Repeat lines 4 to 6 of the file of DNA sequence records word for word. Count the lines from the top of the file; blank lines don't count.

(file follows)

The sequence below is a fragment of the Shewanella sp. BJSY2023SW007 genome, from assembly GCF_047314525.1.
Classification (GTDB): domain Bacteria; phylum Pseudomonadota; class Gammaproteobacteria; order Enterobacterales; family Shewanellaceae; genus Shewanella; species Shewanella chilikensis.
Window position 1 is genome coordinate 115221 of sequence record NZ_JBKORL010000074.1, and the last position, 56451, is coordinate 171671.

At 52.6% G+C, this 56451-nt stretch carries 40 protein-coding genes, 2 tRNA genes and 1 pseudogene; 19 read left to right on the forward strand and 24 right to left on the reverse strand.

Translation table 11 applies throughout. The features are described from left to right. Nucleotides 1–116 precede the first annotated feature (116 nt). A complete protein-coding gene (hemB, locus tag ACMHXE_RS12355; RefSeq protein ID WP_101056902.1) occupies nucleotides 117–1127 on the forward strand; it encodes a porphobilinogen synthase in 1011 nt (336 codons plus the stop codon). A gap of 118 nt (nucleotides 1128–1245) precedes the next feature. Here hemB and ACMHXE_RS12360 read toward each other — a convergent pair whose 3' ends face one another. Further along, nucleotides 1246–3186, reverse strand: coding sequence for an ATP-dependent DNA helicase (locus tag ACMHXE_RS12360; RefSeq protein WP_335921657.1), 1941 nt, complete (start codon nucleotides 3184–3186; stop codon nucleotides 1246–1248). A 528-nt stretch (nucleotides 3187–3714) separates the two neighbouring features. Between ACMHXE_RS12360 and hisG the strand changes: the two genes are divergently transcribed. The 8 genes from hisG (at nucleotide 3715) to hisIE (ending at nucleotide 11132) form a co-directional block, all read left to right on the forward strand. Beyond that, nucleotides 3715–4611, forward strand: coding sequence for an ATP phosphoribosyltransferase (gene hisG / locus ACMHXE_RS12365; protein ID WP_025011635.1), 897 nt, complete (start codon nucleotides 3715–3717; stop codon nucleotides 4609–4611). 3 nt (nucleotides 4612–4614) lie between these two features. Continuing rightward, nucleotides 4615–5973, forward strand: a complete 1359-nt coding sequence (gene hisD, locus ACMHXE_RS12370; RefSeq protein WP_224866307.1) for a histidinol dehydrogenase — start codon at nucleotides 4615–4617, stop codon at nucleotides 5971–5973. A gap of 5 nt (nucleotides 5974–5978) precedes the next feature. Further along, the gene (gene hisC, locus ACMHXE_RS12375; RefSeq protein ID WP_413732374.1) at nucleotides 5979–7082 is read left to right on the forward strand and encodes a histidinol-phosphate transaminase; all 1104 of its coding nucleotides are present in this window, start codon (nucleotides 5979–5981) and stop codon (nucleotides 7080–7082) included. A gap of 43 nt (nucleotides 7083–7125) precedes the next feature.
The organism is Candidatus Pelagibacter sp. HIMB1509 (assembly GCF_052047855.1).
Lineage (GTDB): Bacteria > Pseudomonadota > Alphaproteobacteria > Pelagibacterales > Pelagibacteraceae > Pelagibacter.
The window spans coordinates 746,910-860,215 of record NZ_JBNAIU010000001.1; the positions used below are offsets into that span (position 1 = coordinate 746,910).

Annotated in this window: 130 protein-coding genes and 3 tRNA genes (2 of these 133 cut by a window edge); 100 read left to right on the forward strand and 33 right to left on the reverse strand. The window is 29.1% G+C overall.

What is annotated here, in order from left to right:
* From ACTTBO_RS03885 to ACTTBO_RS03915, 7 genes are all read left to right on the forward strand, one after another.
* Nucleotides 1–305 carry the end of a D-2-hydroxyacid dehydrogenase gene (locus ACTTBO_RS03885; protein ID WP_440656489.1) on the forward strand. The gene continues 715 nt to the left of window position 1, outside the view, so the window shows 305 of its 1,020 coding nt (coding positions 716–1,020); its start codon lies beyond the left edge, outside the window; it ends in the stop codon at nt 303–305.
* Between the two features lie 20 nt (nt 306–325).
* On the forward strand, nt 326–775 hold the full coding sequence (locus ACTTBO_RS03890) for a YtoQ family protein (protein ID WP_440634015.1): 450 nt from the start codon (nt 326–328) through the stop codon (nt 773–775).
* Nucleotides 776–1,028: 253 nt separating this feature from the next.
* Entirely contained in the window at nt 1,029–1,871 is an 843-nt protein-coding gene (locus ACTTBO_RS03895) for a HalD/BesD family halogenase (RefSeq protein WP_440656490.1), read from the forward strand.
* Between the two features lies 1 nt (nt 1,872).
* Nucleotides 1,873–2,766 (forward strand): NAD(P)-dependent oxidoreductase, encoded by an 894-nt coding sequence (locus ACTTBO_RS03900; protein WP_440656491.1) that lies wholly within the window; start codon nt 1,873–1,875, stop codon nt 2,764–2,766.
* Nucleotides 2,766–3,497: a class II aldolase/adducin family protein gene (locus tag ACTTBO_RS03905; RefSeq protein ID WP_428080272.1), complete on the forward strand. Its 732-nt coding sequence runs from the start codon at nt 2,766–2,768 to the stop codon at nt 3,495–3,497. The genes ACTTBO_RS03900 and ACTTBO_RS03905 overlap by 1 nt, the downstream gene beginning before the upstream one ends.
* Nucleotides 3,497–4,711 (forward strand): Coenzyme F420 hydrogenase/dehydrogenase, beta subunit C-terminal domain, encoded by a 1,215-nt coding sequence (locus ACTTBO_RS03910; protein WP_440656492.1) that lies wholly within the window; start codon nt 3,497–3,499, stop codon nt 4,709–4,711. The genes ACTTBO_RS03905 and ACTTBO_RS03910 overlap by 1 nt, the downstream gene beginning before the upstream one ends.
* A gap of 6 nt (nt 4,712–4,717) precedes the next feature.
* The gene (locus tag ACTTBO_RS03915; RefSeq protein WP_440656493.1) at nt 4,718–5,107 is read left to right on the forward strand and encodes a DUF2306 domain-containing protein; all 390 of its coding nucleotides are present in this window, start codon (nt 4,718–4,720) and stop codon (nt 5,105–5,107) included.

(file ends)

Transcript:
At 52.6% G+C, this 56451-nt stretch carries 40 protein-coding genes, 2 tRNA genes and 1 pseudogene; 19 read left to right on the forward strand and 24 right to left on the reverse strand.

Translation table 11 applies throughout. The features are described from left to right. Nucleotides 1–116 precede the first annotated feature (116 nt). A complete protein-coding gene (hemB, locus tag ACMHXE_RS12355; RefSeq protein ID WP_101056902.1) occupies nucleotides 117–1127 on the forward strand; it encodes a porphobilinogen synthase in 1011 nt (336 codons plus the stop codon). A gap of 118 nt (nucleotides 1128–1245) precedes the next feature. Here hemB and ACMHXE_RS12360 read toward each other — a convergent pair whose 3' ends face one another. Further along, nucleotides 1246–3186, reverse strand: coding sequence for an ATP-dependent DNA helicase (locus tag ACMHXE_RS12360; RefSeq protein WP_335921657.1), 1941 nt, complete (start codon nucleotides 3184–3186; stop codon nucleotides 1246–1248). A 528-nt stretch (nucleotides 3187–3714) separates the two neighbouring features. Between ACMHXE_RS12360 and hisG the strand changes: the two genes are divergently transcribed. The 8 genes from hisG (at nucleotide 3715) to hisIE (ending at nucleotide 11132) form a co-directional block, all read left to right on the forward strand. Beyond that, nucleotides 3715–4611, forward strand: coding sequence for an ATP phosphoribosyltransferase (gene hisG / locus ACMHXE_RS12365; protein ID WP_025011635.1), 897 nt, complete (start codon nucleotides 3715–3717; stop codon nucleotides 4609–4611). 3 nt (nucleotides 4612–4614) lie between these two features. Continuing rightward, nucleotides 4615–5973, forward strand: a complete 1359-nt coding sequence (gene hisD, locus ACMHXE_RS12370; RefSeq protein WP_224866307.1) for a histidinol dehydrogenase — start codon at nucleotides 4615–4617, stop codon at nucleotides 5971–5973. A gap of 5 nt (nucleotides 5974–5978) precedes the next feature. Further along, the gene (gene hisC, locus ACMHXE_RS12375; RefSeq protein ID WP_413732374.1) at nucleotides 5979–7082 is read left to right on the forward strand and encodes a histidinol-phosphate transaminase; all 1104 of its coding nucleotides are present in this window, start codon (nucleotides 5979–5981) and stop codon (nucleotides 7080–7082) included. A gap of 43 nt (nucleotides 7083–7125) precedes the next feature.
The organism is Candidatus Pelagibacter sp. HIMB1509 (assembly GCF_052047855.1).